Labor MP Ed Husic says SBS treated people living in Mount Druitt, which he represents, as "comedic fodder" to win ratings for its program Struggle Street.
A western Sydney MP doesn't want SBS to have more advertising revenue to produce "rubbish television" like its recent documentary Struggle Street.
Labor's Ed Husic, whose electorate of Chifley includes Mount Druitt where the controversial program was filmed, used debate in parliament about increasing SBS advertising to blast the public broadcaster and production company Keo Films.
They'd used questionable methods and ethics while filming and then put together promotions that ridiculed his constituents, he told parliament on Tuesday.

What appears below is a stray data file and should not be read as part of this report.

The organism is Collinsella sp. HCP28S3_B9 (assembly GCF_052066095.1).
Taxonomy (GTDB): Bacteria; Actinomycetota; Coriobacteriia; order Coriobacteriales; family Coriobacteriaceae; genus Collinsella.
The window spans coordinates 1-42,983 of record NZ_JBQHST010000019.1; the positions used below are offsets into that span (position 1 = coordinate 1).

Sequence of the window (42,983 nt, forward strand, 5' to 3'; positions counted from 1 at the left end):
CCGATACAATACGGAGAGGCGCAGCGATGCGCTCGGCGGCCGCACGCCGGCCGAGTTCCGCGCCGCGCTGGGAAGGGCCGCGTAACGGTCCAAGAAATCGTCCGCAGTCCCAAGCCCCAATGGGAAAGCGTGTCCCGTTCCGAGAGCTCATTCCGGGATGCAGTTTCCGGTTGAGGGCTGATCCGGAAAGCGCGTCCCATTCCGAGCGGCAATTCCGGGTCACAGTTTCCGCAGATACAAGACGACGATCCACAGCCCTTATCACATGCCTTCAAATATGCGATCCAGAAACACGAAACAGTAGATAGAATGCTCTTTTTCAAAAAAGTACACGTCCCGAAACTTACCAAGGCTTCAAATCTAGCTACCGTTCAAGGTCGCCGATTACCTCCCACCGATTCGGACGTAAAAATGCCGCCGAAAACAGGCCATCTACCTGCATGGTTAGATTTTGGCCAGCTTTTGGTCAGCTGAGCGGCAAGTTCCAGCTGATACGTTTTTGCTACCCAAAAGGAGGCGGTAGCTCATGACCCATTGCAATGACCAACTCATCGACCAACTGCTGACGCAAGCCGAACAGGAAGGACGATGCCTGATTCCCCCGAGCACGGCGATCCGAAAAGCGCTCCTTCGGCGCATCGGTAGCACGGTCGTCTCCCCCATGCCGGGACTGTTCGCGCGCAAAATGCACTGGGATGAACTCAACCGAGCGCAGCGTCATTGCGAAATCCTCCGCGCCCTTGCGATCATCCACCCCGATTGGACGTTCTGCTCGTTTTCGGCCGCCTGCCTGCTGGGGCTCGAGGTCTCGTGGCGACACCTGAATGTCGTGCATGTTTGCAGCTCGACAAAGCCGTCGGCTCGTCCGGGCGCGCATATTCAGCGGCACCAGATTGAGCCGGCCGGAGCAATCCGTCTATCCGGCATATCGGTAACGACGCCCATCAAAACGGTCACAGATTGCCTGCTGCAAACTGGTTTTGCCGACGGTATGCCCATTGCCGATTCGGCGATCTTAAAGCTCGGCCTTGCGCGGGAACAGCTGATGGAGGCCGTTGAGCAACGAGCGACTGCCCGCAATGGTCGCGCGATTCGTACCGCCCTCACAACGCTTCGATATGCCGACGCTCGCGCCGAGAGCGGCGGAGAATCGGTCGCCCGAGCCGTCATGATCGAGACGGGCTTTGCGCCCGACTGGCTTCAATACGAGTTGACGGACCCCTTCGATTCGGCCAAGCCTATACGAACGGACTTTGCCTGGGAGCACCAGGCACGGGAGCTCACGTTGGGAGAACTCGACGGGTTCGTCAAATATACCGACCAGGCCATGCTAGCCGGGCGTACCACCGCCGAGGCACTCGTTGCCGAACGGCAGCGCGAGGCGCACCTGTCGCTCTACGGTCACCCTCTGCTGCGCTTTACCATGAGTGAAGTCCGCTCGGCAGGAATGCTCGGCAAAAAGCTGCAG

"They were treated as simple comedic fodder by SBS, there to be denigrated and demeaned and all for one purpose and one purpose only: to boost ratings," Mr Husic said.
It unnecessarily added to already negative stereotypes of people in western Sydney.
Mr Husic told of regularly meeting young people who won't put their home address on job applications for fear of being rejected by employers because of living in that region.
"People in our area have had to put up with these type of things for many years and do not need the reinforcement of it," he said.
He called on the show's producers to drop legal threats against Blacktown mayor Stephen Bali, who spoke out against the program, and demanded to know why Communications Minister Malcolm Turnbull hadn't stepped in.
"If SBS wants more advertising to promote this type of rubbish TV that has gone on and demeaned the people of the area that I represent, then quite frankly ... they should not have the opportunity," he said.